The album’s most stylistically diverse track, “Body Work” features appearances by Three 6 Mafia’s Juicy J, Maybach Music Group signee Meek Mill, and rapper-singer French Montana. Rico Beats builds his synths like horn blasts, constructing one of the grimiest tracks on the album. Still, Juicy J’s the real hero here.
6. “Everything That Glitters” feat. French Montana
French Montana comes through again, handling the hook on the album’s slowest, most plaintive track. Producer A-Traxx melds cold, martial drums with shimmering pianos and mournful, pathos-inducing strings, while Pusha reminisces about the trap game. The song can also be heard on DJ Drama’s recently released Third Power.
7. “So Obvious”
“Take a glimpse through my life as I walk through it/ Powder everywhere like I drug the chalk through it,” Pusha rhymes on this Bangladesh-produced track. Vocally, Pusha is at his most confident, over-enunciating select words to convey seriousness and authority. Bangladesh doubles as hypeman, opening and closing the track like an amped up Diddy in ’96.
8. “Feeling Myself” feat. Kevin Cossom
The only R&B-centered track on the album, singer-songwriter Kevin Cossom supplies the supple hook and is smart enough to add the necessary, if outdated, “pause” ahead of the double-entendre title. Minor points off to Pusha for making a “Deal or No Deal” reference, but Tha Bizness’s smooth, yet propulsive and head-nodding beat wouldn’t have been out of place on a Clipse album. But seriously guys, “pause” is over. Stop.
9. “Raid” feat. 50 Cent and Pharrell
The Neptunes flip a piano loop and chopped, soulful vocals into one of the album’s best and most energetic tracks. Pharrell handles hook duties, while 50 Cent sounds reinvigorated over the kinetic beat. Pusha shows the clever wordplay that make him a perennial favorite, with lines like, “Every time a ni**a wanna try to turn a prophet/ Folks rush in/ Three letters try to stop it/ FBIR/ SDEA/ One letter short but still motherf**k the DA.” It sounds better than it looks.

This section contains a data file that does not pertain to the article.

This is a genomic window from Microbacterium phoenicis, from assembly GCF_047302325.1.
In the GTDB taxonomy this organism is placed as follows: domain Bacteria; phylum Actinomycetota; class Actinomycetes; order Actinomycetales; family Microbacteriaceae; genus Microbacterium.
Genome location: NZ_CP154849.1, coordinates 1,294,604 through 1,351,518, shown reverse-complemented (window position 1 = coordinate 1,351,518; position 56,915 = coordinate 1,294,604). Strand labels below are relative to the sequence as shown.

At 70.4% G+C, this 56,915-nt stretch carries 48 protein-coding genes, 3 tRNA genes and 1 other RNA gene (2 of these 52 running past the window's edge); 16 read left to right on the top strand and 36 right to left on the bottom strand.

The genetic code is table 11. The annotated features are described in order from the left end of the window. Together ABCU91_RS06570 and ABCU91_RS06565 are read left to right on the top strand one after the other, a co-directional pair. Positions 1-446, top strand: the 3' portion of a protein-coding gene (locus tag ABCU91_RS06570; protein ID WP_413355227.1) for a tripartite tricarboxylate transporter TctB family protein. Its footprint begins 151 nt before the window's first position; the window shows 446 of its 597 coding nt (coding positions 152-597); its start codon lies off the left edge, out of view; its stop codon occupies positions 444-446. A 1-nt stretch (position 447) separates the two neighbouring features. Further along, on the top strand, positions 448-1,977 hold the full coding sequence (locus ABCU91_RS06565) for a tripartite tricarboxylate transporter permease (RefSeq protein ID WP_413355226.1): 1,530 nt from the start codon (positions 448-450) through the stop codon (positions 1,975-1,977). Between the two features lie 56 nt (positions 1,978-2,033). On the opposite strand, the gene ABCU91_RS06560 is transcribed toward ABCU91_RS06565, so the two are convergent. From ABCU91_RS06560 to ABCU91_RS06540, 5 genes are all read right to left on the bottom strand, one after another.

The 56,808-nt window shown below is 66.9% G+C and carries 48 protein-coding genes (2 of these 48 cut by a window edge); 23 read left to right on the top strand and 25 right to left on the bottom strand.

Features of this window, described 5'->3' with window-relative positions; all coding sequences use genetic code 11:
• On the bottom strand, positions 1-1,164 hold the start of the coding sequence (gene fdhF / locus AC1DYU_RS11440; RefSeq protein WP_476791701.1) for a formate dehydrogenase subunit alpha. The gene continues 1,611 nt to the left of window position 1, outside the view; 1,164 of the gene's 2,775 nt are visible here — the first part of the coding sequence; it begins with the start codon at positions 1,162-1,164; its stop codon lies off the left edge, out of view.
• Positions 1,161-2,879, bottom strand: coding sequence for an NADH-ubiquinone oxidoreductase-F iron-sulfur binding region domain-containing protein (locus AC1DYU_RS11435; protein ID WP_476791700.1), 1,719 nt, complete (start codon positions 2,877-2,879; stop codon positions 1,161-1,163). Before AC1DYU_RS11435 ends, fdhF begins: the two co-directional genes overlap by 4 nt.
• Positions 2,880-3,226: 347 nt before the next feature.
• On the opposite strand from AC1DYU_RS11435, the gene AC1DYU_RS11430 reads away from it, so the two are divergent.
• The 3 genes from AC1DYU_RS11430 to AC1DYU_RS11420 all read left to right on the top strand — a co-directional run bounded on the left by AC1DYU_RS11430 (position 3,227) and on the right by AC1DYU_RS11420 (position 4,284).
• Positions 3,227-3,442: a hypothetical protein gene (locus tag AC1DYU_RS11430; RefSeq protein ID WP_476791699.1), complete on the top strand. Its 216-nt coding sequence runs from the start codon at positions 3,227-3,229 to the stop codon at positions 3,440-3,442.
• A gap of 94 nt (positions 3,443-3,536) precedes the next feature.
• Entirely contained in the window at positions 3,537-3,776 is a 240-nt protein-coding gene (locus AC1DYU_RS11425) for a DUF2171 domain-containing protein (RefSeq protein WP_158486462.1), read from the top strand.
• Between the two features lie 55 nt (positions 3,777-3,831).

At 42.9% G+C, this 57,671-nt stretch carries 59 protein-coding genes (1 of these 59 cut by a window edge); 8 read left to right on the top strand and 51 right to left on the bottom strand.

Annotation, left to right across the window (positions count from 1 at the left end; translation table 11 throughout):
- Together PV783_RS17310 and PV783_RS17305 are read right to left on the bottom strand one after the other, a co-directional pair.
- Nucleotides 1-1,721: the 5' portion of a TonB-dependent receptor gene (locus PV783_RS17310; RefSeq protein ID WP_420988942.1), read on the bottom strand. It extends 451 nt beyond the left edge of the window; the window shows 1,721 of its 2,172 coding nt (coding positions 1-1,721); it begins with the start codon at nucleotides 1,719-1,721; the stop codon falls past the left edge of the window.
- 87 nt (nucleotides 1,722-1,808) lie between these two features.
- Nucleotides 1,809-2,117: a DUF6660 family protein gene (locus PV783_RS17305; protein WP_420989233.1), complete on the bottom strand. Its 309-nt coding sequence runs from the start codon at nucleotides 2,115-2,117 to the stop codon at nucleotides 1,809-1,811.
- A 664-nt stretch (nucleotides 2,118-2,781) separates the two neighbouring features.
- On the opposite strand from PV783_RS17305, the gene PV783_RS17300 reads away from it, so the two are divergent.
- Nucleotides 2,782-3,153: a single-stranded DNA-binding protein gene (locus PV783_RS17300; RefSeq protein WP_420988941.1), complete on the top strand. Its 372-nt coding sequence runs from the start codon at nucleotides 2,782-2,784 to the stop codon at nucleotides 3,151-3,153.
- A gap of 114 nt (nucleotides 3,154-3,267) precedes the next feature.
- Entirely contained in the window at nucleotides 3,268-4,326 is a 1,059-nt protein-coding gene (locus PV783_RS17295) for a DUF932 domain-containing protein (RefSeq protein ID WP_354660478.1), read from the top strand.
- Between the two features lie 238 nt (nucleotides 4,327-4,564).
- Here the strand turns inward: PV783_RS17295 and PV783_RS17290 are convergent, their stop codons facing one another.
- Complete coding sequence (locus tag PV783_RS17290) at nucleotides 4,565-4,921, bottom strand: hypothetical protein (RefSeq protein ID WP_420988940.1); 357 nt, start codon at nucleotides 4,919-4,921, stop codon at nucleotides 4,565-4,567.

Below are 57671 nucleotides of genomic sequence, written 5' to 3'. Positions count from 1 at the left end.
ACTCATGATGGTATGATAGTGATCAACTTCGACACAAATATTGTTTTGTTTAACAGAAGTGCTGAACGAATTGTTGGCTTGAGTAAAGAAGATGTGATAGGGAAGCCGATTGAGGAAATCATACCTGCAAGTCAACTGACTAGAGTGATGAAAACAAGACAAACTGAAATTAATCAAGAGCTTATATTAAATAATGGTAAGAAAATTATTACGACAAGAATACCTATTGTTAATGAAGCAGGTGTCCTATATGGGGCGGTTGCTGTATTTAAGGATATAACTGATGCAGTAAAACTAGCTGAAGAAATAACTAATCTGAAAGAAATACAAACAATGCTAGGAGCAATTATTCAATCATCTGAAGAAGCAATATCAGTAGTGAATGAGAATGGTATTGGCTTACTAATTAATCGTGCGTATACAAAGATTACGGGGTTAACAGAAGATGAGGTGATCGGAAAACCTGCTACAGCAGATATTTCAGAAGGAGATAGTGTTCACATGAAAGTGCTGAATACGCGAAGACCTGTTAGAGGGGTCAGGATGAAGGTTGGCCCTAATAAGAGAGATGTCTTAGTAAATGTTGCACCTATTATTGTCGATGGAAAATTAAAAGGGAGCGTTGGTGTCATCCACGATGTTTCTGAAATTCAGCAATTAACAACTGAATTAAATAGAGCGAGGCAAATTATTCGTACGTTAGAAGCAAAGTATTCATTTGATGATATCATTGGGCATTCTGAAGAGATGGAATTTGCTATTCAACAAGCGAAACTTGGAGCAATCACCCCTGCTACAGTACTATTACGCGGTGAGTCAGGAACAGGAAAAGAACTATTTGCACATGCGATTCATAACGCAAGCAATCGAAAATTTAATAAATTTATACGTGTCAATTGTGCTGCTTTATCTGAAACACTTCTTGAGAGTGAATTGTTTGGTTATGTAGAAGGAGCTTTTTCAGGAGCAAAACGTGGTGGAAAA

10. “My God”
Military marching drums and swampy, electric guitars anchor this Hit Boy-produced track, which sounds more like a revelatory call to arms than simple musical bed. Pusha’s not breaking any new thematic ground here, but lines like, “Make a small town feel I threw a blizzard at it/ Get the green from the scale like a lizard had it,” redeem the well-worn terrain.
11. “I Still Wanna” feat. Rick Ross and Ab Liva
“You know what fame is?/ Sittin’ with the woman of your dreams and forgettin’ what her name is,” rhymes Pusha, appropriating the flow of G.O.O.D. Music head Kanye by over-enunciating the end of the sentence. Lee Major cooks up a scary, menacing beat that could double as a remix of The Exorcist theme, while guests Rick Ross and Re-Up Gang member Ab Liva turn in spirited verses.
12. “Alone In Vegas”
A minimalist Nottz beat with twinkling piano ends the album on a mournful, melancholic note. Pusha extends the most depressing title of the year to his flow, eschewing his usual reserves of energy for a more laidback, monotone style highlighting the rapper’s ambivalence to being a “self-righteous drug dealer dichotomy.”